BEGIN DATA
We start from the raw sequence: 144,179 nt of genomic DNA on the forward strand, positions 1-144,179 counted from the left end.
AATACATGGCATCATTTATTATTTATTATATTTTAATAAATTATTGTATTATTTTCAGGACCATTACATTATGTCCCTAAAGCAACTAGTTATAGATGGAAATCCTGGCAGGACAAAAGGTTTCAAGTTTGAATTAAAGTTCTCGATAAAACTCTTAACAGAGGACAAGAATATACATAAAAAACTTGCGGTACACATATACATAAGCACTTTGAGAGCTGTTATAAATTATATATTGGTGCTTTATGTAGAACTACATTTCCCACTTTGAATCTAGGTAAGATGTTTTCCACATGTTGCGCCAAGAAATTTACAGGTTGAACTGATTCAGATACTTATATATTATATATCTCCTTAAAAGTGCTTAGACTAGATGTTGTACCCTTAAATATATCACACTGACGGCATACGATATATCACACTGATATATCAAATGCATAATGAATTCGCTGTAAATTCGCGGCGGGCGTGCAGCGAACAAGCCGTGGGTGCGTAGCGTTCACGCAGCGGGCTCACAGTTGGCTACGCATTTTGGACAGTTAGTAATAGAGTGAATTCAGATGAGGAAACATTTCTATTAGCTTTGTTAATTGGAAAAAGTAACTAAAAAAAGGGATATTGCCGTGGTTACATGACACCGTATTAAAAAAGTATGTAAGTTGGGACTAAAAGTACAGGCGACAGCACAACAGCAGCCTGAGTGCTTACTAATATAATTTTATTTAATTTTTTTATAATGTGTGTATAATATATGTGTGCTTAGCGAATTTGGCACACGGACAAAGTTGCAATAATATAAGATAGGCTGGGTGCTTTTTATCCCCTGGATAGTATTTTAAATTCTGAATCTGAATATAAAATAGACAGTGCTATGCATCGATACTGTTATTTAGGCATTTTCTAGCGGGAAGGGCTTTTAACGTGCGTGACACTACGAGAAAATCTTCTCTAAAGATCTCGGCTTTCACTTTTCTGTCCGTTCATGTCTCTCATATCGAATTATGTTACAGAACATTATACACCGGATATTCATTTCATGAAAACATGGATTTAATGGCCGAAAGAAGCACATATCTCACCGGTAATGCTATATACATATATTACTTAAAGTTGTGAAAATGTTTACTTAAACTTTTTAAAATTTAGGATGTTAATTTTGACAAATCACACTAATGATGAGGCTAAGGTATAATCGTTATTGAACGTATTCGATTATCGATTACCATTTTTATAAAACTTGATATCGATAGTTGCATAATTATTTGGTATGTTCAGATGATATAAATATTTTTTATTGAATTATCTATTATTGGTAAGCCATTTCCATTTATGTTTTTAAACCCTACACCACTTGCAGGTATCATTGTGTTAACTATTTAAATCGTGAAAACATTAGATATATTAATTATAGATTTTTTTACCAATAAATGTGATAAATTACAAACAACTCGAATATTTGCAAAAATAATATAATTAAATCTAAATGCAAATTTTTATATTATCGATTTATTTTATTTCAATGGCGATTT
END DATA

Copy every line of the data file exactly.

We start from the raw sequence: 144,179 nt of genomic DNA on the forward strand, positions 1-144,179 counted from the left end.
AATACATGGCATCATTTATTATTTATTATATTTTAATAAATTATTGTATTATTTTCAGGACCATTACATTATGTCCCTAAAGCAACTAGTTATAGATGGAAATCCTGGCAGGACAAAAGGTTTCAAGTTTGAATTAAAGTTCTCGATAAAACTCTTAACAGAGGACAAGAATATACATAAAAAACTTGCGGTACACATATACATAAGCACTTTGAGAGCTGTTATAAATTATATATTGGTGCTTTATGTAGAACTACATTTCCCACTTTGAATCTAGGTAAGATGTTTTCCACATGTTGCGCCAAGAAATTTACAGGTTGAACTGATTCAGATACTTATATATTATATATCTCCTTAAAAGTGCTTAGACTAGATGTTGTACCCTTAAATATATCACACTGACGGCATACGATATATCACACTGATATATCAAATGCATAATGAATTCGCTGTAAATTCGCGGCGGGCGTGCAGCGAACAAGCCGTGGGTGCGTAGCGTTCACGCAGCGGGCTCACAGTTGGCTACGCATTTTGGACAGTTAGTAATAGAGTGAATTCAGATGAGGAAACATTTCTATTAGCTTTGTTAATTGGAAAAAGTAACTAAAAAAAGGGATATTGCCGTGGTTACATGACACCGTATTAAAAAAGTATGTAAGTTGGGACTAAAAGTACAGGCGACAGCACAACAGCAGCCTGAGTGCTTACTAATATAATTTTATTTAATTTTTTTATAATGTGTGTATAATATATGTGTGCTTAGCGAATTTGGCACACGGACAAAGTTGCAATAATATAAGATAGGCTGGGTGCTTTTTATCCCCTGGATAGTATTTTAAATTCTGAATCTGAATATAAAATAGACAGTGCTATGCATCGATACTGTTATTTAGGCATTTTCTAGCGGGAAGGGCTTTTAACGTGCGTGACACTACGAGAAAATCTTCTCTAAAGATCTCGGCTTTCACTTTTCTGTCCGTTCATGTCTCTCATATCGAATTATGTTACAGAACATTATACACCGGATATTCATTTCATGAAAACATGGATTTAATGGCCGAAAGAAGCACATATCTCACCGGTAATGCTATATACATATATTACTTAAAGTTGTGAAAATGTTTACTTAAACTTTTTAAAATTTAGGATGTTAATTTTGACAAATCACACTAATGATGAGGCTAAGGTATAATCGTTATTGAACGTATTCGATTATCGATTACCATTTTTATAAAACTTGATATCGATAGTTGCATAATTATTTGGTATGTTCAGATGATATAAATATTTTTTATTGAATTATCTATTATTGGTAAGCCATTTCCATTTATGTTTTTAAACCCTACACCACTTGCAGGTATCATTGTGTTAACTATTTAAATCGTGAAAACATTAGATATATTAATTATAGATTTTTTTACCAATAAATGTGATAAATTACAAACAACTCGAATATTTGCAAAAATAATATAATTAAATCTAAATGCAAATTTTTATATTATCGATTTATTTTATTTCAATGGCGATTT